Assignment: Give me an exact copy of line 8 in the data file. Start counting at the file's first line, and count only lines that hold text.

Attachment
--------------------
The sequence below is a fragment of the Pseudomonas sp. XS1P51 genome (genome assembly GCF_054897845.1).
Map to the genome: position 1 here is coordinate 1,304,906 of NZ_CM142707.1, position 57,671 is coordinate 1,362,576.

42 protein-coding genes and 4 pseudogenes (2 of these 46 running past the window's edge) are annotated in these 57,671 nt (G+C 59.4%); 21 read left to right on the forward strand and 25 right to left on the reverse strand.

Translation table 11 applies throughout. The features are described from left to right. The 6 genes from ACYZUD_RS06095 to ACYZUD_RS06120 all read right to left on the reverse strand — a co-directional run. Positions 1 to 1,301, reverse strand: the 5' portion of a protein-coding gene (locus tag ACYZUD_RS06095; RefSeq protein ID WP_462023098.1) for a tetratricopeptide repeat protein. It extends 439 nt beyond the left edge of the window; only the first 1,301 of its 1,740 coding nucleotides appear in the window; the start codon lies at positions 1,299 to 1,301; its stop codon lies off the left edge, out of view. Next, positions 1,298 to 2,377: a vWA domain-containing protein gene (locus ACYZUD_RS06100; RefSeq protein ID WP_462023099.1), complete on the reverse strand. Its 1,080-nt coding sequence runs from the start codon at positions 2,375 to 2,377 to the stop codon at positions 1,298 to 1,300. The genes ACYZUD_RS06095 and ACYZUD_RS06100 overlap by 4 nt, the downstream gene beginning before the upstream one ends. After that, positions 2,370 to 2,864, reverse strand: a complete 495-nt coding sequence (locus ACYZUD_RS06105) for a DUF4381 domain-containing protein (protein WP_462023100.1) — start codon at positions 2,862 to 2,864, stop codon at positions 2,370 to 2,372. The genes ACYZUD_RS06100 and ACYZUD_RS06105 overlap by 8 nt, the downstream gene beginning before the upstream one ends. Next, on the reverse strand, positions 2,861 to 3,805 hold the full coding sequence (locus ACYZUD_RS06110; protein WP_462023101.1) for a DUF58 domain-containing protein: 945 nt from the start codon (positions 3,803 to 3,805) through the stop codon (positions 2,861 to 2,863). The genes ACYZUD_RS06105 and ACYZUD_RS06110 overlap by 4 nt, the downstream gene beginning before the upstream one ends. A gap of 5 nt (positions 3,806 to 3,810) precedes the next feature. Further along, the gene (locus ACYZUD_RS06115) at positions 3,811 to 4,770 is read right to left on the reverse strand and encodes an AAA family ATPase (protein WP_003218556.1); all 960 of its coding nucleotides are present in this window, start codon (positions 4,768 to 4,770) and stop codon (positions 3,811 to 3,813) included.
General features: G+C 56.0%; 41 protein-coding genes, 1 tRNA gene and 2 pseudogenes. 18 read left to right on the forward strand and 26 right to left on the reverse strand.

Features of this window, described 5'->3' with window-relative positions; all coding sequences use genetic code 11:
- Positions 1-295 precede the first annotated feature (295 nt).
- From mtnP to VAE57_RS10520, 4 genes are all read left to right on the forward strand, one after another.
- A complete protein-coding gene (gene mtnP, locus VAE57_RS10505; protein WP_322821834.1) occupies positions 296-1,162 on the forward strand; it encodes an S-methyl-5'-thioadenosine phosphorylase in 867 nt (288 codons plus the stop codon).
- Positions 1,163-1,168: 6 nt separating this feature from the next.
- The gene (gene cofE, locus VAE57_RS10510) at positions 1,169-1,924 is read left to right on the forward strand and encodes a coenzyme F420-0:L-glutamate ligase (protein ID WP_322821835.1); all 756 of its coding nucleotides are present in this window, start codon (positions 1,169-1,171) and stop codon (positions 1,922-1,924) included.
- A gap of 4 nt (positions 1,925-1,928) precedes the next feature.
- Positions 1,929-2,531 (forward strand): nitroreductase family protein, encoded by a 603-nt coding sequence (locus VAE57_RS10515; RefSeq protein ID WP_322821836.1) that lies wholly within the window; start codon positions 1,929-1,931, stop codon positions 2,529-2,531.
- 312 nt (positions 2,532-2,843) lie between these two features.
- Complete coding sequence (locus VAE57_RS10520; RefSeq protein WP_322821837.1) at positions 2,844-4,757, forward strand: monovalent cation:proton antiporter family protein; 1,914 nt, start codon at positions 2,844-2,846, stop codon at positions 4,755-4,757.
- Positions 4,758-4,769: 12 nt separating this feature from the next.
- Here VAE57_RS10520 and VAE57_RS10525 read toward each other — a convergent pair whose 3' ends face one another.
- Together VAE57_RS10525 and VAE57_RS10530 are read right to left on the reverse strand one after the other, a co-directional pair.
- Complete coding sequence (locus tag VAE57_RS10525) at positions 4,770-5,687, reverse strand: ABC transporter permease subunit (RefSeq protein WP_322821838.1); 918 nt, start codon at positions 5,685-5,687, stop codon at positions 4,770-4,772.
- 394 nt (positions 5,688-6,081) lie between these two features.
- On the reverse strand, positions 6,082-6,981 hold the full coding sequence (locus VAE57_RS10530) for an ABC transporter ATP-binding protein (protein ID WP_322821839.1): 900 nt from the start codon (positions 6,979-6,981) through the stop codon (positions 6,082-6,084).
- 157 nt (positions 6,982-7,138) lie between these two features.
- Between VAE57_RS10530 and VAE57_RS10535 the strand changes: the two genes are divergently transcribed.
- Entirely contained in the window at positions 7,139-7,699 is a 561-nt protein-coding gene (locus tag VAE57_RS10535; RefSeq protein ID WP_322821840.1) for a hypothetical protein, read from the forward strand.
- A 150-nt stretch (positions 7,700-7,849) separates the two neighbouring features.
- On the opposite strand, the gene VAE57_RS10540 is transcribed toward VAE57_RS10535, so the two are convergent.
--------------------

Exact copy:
- From mtnP to VAE57_RS10520, 4 genes are all read left to right on the forward strand, one after another.